• conferenceObject
    Comparative analysis of formulas for estimation of glomerular filtration rates among hospitalized older adults.
  • article 5 Citação(ões) na Scopus
    Clinical and laboratory characteristics associated with referral of hospitalized elderly to palliative care
    (2018) ARCANJO, Suelen Pereira; SAPORETTI, Luis Alberto; CURIATI, Jose Antonio Esper; JACOB-FILHO, Wilson; AVELINO-SILVA, Thiago Junqueira
    Objective: To investigate clinical and laboratory characteristics associated with referral of acutely ill older adults to exclusive palliative care. Methods: A retrospective cohort study based on 572 admissions of acutely ill patients aged 60 years or over to a university hospital located in Sao Paulo, Brazil, from 2009 to 2013. The primary outcome was the clinical indication for exclusive palliative care. Comprehensive geriatric assessments were used to measure target predictors, such as sociodemographic, clinical, cognitive, functional and laboratory data. Stepwise logistic regression was used to identify independent predictors of palliative care. Results: Exclusive palliative care was indicated in 152 (27%) cases. In the palliative care group, in-hospital mortality and 12 month cumulative mortality amounted to 50% and 66%, respectively. Major conditions prompting referral to palliative care were advanced dementia (45%), cancer (38%), congestive heart failure (25%), stage IV and V renal dysfunction (24%), chronic obstructive pulmonary disease (8%) and cirrhosis (4%). Major complications observed in the palliative care group included delirium (p<0.001), infections (p<0.001) and pressure ulcers (p<0.001). Following multivariate analysis, male sex (OR=2.12; 95% CI: 1.32-3.40), cancer (OR=7.36; 95% CI: 4.26-13.03), advanced dementia (OR=12.6; 95% CI: 7.5-21.2), and albumin levels (OR=0.25; 95% CI: 0.17-0.38) were identified as independent predictors of referral to exclusive palliative care. Conclusion: Advanced dementia and cancer were the major clinical conditions associated with referral of hospitalized older adults to exclusive palliative care. High short-term mortality suggests prognosis should be better assessed and discussed with patients and families in primary care settings.
  • article 46 Citação(ões) na Scopus
    Chronic Traumatic Encephalopathy Presenting as Alzheimer's Disease in a Retired Soccer Player
    (2016) GRINBERG, Lea T.; ANGHINAH, Renato; NASCIMENTO, Camila Fernandes; AMARO JR., Edson; LEITE, Renata P.; MARTIN, Maria da Graca M.; NASLAVSKY, Michel S.; TAKADA, Leonel T.; JACOB FILHO, Wilson; PASQUALUCCI, Carlos A.; NITRINI, Ricardo
    The relationship between soccer and chronic traumatic encephalopathy (CTE) is not well established. We report clinicopathological correlations in an 83-year-old retired center-back soccer player, with no history of concussion, manifesting typical Alzheimer-type dementia. Examination revealed mixed pathology including widespread CTE, moderate Alzheimer's disease, hippocampal sclerosis, and TDP-43 proteinopathy. This case adds to a few CTE cases described in soccer players. Furthermore, it corroborates that CTE may present clinically as typical Alzheimer-type dementia. Further studies investigating the extent to which soccer is a risk for CTE are needed.
  • article 82 Citação(ões) na Scopus
    Comprehensive geriatric assessment predicts mortality and adverse outcomes in hospitalized older adults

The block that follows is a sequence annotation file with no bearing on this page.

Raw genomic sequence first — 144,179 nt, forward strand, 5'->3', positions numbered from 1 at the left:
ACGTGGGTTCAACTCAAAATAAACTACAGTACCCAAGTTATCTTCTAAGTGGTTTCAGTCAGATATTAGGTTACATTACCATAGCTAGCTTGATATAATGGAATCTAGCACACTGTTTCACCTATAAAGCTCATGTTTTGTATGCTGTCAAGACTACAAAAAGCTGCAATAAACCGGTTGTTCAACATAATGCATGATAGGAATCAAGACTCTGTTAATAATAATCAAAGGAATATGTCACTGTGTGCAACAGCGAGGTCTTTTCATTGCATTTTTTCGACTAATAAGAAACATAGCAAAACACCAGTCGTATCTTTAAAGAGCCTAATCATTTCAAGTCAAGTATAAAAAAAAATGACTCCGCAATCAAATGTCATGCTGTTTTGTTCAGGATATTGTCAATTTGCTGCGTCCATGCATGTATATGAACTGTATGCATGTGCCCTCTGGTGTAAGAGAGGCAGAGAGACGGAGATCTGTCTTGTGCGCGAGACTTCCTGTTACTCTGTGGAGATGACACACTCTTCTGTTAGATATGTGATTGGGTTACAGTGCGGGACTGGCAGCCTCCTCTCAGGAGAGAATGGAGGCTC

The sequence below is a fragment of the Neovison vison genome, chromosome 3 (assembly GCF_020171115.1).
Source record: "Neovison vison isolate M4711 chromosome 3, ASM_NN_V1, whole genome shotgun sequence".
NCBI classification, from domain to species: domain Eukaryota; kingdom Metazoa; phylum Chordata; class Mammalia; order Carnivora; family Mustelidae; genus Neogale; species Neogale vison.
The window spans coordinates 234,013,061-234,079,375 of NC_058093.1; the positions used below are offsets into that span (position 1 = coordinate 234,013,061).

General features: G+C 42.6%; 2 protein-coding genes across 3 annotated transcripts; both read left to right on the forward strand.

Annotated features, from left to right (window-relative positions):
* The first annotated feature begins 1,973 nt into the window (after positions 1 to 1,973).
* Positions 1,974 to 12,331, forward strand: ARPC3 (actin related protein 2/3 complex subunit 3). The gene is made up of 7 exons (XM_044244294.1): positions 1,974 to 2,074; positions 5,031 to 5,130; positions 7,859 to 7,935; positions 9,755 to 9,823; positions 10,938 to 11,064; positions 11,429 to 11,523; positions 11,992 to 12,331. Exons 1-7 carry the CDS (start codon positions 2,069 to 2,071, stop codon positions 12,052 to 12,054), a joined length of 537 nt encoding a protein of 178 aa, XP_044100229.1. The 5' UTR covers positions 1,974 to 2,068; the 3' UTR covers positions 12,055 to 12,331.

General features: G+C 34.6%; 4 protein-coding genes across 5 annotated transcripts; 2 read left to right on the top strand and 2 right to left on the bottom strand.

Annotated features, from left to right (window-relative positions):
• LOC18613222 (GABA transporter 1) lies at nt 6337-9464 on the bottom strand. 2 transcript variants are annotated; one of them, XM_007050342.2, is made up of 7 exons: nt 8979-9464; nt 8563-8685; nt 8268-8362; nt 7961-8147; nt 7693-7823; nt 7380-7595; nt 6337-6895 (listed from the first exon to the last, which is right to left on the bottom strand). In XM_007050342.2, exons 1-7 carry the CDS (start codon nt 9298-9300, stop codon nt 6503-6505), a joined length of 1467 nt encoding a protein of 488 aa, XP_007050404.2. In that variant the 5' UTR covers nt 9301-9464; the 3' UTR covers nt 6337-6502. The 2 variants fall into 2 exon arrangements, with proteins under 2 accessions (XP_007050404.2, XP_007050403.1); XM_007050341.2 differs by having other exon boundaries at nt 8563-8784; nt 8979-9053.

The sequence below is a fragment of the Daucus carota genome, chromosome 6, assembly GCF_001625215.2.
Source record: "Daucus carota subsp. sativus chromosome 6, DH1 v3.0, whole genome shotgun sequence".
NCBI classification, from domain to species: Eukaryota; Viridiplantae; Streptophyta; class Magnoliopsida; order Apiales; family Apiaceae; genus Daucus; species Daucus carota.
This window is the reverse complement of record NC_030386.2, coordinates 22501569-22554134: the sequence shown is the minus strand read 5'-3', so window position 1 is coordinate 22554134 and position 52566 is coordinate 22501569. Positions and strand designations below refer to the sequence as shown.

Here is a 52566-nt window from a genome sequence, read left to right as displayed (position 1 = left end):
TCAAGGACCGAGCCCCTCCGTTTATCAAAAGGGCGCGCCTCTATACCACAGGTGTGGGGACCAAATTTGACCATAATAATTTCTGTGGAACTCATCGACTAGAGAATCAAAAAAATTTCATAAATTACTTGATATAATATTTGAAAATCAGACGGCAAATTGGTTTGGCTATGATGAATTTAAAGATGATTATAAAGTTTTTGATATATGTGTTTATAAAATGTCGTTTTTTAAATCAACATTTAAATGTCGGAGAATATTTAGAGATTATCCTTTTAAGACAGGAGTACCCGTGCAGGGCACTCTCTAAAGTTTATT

(2014) AVELINO-SILVA, Thiago J.; FARFEL, Jose M.; CURIATI, Jose A. E.; AMARAL, Jose R. G.; CAMPORA, Flavia; JACOB-FILHO, Wilson
    Background: Comprehensive Geriatric Assessment (CGA) provides detailed information on clinical, functional and cognitive aspects of older patients and is especially useful for assessing frail individuals. Although a large proportion of hospitalized older adults demonstrate a high level of complexity, CGA was not developed specifically for this setting. Our aim was to evaluate the application of a CGA model for the clinical characterization and prognostic prediction of hospitalized older adults. Methods: This was a prospective observational study including 746 patients aged 60 years and over who were admitted to a geriatric ward of a university hospital between January 2009 and December 2011, in Sao Paulo, Brazil. The proposed CGA was applied to evaluate all patients at admission. The primary outcome was in-hospital death, and the secondary outcomes were delirium, nosocomial infections, functional decline and length of stay. Multivariate binary logistic regression was performed to assess independent factors associated with these outcomes, including socio-demographic, clinical, functional, cognitive, and laboratory variables. Impairment in ten CGA components was particularly investigated: polypharmacy, activities of daily living (ADL) dependency, instrumental activities of daily living (IADL) dependency, depression, dementia, delirium, urinary incontinence, falls, malnutrition, and poor social support. Results: The studied patients were mostly women (67.4%), and the mean age was 80.5 +/- 7.9 years. Multivariate logistic regression analysis revealed the following independent factors associated with in-hospital death: IADL dependency (OR= 4.02; CI= 1.52-10.58; p= .005); ADL dependency (OR= 2.39; CI= 1.25-4.56; p= .008); malnutrition (OR= 2.80; CI= 1.63-4.83; p< .001); poor social support (OR= 5.42; CI= 2.93-11.36; p< .001); acute kidney injury (OR= 3.05; CI= 1.78-5.27; p< .001); and the presence of pressure ulcers (OR= 2.29; CI= 1.04-5.07; p= .041). ADL dependency was independently associated with both delirium incidence and nosocomial infections (respectively: OR= 3.78; CI= 2.30-6.20; p< .001 and OR= 2.30; CI= 1.49-3.49; p< .001). The number of impaired CGA components was also found to be associated with in-hospital death (p< .001), delirium incidence (p< .001) and nosocomial infections (p= .005). Additionally, IADL dependency, malnutrition and history of falls predicted longer hospitalizations. There were no significant changes in overall functional status during the hospital stay. Conclusions: CGA identified patients at higher risk of in-hospital death and adverse outcomes, of which those with functional dependence, malnutrition and poor social support were foremost.